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Who is Rajiv Aggarwal, Facebook India’s new director of public policy?

Although Aggarwal has experience in both government and private sectors, his new position comes with a controversial past.

Source: YouTube (JIRICO)

Facebook on September 21 announced the appointment of former IAS officer Rajiv Aggarwal as the director of public policy for India.

Rajiv Aggarwal’s resumé

Most recently, Aggarwal served as Uber’s Head of Public Policy for India and South Asia for just over a year. Before that, Aggarwal spent 25 years in civil services as an IAS officer. According to his LinkedIn profile, Aggarwal spent over 21 years as a Sub-Divisional Magistrate in Uttar Pradesh and 4 years as a Joint Secretary in the Department for Promotion of Industry and Internal Trade. In its press release, Facebook highlighted Aggarwal’s role in steering India’s first-ever national policy on Intellectual Property Rights (IPRs) and in the digital transformation of India’s IP offices.

“I’m thrilled that Rajiv is joining us to lead the Public Policy team. With his expertise and experience, Rajiv will help further our mission to build transparency, accountability, empowered and safe communities, all of which we recognize as our responsibility,” Ajit Mohan, Vice President & Managing Director, Facebook India, said.

A position that comes with a controversial history

The role of director of public policy has been under increased scrutiny ever since Wall Street Journal last August published an exposé accusing Ankhi Das, former Facebook India’s top public policy executive, of showing favouritism towards the ruling party of India.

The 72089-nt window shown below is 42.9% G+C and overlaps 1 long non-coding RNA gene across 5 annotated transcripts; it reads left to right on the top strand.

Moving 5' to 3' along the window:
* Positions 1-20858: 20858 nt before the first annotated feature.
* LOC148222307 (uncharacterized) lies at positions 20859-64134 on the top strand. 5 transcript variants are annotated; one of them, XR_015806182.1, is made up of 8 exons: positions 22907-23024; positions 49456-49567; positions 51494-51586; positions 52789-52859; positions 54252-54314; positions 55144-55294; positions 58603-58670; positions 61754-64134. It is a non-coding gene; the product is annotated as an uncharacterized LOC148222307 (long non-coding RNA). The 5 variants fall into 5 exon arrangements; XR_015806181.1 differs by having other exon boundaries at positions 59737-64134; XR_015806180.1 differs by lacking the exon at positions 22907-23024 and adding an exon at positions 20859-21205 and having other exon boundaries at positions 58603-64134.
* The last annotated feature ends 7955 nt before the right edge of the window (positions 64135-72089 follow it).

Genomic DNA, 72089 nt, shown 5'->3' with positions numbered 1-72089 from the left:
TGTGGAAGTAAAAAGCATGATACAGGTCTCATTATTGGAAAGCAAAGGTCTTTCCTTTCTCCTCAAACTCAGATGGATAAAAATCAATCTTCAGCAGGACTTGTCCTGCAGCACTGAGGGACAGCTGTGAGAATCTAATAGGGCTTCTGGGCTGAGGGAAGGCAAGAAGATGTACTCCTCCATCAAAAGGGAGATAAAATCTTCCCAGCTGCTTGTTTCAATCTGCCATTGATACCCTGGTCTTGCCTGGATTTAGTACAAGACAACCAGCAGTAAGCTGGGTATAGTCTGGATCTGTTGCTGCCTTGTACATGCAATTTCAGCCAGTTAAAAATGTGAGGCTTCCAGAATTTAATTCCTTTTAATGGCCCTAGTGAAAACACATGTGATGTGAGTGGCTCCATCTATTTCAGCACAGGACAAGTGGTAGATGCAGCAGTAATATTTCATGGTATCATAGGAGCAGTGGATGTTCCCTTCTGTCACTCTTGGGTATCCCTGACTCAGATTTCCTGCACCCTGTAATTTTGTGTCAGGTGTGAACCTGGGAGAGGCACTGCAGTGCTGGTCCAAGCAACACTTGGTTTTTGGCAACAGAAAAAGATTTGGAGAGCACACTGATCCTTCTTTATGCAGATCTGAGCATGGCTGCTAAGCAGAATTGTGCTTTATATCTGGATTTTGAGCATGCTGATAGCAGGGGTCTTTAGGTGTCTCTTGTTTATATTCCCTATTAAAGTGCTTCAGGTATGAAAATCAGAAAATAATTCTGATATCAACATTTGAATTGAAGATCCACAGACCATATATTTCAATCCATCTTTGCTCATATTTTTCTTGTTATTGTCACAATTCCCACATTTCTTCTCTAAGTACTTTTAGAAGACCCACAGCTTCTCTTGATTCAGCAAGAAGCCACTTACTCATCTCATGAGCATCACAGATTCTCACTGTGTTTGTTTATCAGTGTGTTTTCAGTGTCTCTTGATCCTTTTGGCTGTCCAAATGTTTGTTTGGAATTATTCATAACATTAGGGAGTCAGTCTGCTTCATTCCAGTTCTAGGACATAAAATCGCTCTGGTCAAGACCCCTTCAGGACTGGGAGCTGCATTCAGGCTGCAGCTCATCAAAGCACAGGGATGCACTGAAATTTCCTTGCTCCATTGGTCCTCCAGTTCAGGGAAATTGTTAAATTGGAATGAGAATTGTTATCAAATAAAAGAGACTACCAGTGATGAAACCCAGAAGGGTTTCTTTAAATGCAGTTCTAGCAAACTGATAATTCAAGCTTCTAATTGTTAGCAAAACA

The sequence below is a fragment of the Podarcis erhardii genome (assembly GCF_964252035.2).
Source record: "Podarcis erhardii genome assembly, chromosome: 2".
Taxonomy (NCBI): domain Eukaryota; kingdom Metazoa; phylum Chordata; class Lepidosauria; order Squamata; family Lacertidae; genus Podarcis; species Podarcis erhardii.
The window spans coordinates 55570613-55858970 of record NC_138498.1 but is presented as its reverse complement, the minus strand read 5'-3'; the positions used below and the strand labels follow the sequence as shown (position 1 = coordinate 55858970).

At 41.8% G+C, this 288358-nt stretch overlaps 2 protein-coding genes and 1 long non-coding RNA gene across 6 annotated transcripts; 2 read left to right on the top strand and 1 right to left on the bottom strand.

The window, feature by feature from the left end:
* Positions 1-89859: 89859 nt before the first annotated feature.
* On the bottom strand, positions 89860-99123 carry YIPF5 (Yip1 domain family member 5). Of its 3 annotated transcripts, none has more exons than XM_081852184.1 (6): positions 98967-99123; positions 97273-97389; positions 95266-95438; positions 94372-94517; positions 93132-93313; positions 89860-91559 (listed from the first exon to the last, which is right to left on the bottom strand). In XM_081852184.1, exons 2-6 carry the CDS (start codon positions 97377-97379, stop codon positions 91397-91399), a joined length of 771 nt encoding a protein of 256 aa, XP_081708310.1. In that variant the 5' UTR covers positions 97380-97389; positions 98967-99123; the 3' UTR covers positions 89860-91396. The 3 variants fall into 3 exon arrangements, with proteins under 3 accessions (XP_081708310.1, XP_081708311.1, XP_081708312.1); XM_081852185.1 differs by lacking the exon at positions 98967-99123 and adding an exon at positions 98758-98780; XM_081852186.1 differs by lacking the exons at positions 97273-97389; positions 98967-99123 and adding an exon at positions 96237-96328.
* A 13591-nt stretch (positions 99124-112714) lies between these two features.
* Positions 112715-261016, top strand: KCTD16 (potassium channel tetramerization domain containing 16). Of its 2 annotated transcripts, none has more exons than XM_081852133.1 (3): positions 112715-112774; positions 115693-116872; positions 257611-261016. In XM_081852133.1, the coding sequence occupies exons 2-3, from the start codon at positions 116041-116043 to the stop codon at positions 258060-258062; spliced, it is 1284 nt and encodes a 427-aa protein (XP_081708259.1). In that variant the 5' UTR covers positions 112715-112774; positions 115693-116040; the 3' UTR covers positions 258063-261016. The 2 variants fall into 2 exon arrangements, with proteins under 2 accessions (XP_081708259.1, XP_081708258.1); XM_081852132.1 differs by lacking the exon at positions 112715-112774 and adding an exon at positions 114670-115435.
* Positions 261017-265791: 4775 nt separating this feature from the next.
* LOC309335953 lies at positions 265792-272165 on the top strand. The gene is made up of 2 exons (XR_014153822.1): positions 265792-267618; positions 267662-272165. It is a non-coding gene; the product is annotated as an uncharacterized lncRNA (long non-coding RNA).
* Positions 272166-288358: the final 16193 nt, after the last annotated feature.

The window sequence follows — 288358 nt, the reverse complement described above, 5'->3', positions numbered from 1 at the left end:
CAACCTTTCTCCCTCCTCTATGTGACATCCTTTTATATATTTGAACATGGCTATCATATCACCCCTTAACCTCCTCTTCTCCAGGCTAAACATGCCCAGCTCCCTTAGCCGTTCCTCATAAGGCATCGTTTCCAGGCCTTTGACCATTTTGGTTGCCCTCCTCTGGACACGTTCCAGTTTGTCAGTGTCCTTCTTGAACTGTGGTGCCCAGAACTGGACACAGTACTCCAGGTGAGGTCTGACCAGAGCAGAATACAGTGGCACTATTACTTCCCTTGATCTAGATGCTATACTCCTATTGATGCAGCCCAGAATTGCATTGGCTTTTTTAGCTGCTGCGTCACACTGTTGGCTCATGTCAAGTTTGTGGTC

Following BJP’s victory in the 2014 national election, Ankhi Das reportedly said “We lit a fire to his social media campaign and the rest is of course history.” Das also reportedly advised against the removal of some hateful content in order to avoid damaging the company’s business interests in India. Many other such instances where Das showed bias were also pointed out in the WSJ report. Facebook’s current and former employees said that such bias is “part of a broader pattern of favouritism by Facebook toward Mr. Modi’s Bharatiya Janata Party and Hindu hard-liners” and that Das’s actions were in conflict with Facebook’s neutrality pledge.

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After much pressure, Ankhi Das in October announced that she is stepping down as Facebook’s public policy director. Facebook immediately appointed Shivnath Thukral to Das’s role on an interim basis, but Thukral was reputed to have the same pro-BJP bias as her former boss. Thukral, for example, was involved closely with the BJP during its 2014 election campaign. He helped the party run a pro-BJP website and Facebook page. Thukral was later involved in making decisions about violations of hate speech rules during the 2019 elections.

There is nothing inherently wrong with hiring someone who has worked with the ruling party. It might be that they’re sought out by everyone because they are really good at what they do. The problem in this context was that the same people who are responsible for lobbying the government in favour of the company were also the people who decided what political content stayed on the platform.

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